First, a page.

• At Level 4 process outcomes are far more predictable. You are now running the organization by the numbers with refined metrics that help you discover where you need to improve and adapt. However, it’s critical to understand that this is not about taking standardization to “another level”; it’s about “specializing” the standard processes for different segments of customer, in the full knowledge that you are breaking that standardization. The metrics focus is going to help you identify the types of cases and customer segments that require special attention. Specialization for different customer segments – effectively, adapting your processes to the customer needs – feels right and safe because you know that the supporting capabilities and processes are “industrialized” to handle the work. Where relevant, you need to reinvest those changes back in the common enterprise-level approach, improving it for all.
  • Level 5 organisations are very rare. Indeed, we can only think of two that we have studied – one a cleaning company in Brazil that saw its role as reducing the needs of its customers for its services; the other a software development business. With richly segmented customer segments, your employees are becoming more important in further specializing your offerings for individual customers. They are so well educated that they know the implications of creating customer-specific variations. For example, they could accurately price the implications of variation A in comparison with variation B for a specific customer, taking into account the impact on all the supporting components. Your customers love it because they are getting custom offerings based on a deep understanding of their needs.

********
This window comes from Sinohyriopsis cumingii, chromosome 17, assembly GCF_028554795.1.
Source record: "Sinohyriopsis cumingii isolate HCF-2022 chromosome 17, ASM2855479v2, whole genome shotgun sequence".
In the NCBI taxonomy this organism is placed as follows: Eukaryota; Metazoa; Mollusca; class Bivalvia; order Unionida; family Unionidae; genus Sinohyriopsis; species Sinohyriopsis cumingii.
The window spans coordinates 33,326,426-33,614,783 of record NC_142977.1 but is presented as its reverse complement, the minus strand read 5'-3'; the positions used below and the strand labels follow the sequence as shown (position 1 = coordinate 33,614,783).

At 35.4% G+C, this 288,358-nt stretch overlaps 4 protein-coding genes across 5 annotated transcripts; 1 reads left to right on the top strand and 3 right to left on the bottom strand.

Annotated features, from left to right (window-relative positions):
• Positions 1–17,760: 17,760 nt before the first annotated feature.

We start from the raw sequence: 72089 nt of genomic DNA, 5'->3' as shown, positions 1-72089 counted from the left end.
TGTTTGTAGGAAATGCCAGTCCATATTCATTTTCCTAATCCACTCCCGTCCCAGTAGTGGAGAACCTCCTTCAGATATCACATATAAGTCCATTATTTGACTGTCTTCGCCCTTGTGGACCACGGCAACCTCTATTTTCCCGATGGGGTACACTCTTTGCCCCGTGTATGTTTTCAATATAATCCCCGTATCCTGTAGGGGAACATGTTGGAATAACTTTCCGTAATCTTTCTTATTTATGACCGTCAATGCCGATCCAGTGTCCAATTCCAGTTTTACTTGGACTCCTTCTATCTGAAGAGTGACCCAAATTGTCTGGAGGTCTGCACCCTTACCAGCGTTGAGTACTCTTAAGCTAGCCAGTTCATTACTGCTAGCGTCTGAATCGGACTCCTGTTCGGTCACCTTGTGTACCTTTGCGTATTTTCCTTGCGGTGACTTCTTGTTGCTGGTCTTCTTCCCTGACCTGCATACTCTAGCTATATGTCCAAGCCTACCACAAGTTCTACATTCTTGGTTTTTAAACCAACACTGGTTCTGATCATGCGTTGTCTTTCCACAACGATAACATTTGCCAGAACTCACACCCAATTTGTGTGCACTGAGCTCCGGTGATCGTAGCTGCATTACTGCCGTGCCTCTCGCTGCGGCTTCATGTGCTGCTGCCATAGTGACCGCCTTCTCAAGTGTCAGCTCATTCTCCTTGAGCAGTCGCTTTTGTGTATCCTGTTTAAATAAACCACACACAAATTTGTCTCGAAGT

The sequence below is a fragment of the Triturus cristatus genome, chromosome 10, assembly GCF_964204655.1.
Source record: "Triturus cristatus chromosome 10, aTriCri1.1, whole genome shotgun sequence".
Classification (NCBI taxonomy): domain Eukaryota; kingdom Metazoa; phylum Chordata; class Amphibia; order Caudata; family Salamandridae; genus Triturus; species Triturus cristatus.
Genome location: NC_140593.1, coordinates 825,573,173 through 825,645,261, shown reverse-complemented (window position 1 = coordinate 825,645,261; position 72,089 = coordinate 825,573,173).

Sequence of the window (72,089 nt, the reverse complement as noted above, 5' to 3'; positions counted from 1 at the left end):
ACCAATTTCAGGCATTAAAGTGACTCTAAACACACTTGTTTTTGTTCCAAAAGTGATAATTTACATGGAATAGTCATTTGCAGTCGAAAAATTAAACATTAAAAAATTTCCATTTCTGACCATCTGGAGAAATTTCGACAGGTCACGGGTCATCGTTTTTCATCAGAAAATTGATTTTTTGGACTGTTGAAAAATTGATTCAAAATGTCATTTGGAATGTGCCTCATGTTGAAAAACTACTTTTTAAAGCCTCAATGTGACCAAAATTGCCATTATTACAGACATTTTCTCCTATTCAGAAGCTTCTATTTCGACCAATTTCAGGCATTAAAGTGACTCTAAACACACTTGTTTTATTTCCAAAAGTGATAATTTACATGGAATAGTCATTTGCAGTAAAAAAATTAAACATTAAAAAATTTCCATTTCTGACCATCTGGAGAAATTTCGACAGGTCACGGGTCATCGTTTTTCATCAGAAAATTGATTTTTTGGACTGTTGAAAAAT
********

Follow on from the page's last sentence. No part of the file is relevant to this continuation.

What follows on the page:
Each one of these transitions sees a transfer of power. Those who currently wield power – especially those in mid-management positions – will feel increasingly uncomfortable moving up toward Level 3. Below level 3, processes are there to make the functions look good, above that, the functions are there to make the outcomes look good. And although they may not even consciously realize it, it is this loss of power which drives their resistance. They may engage in all sorts of behaviors to undermine the initiative, since in the end it will see them lose their position of dominance and control they have built up.

Consulting Firm Maturity Journey

Here we walk through the maturity levels shown in Figure 1 using a not completely fictitious consulting organization as a background example:

  • Level 1 – Individual consultants have their own offerings that are neither standardized nor consistent across the organization.Individuals hoard their knowledge and jealously guard their specialist areas. As a result, customers receive highly variable results and often, conflicting advice. Moreover, the overall business just cannot scale. Sales are difficult to make and the only repeat business comes from the odd superstar consultant.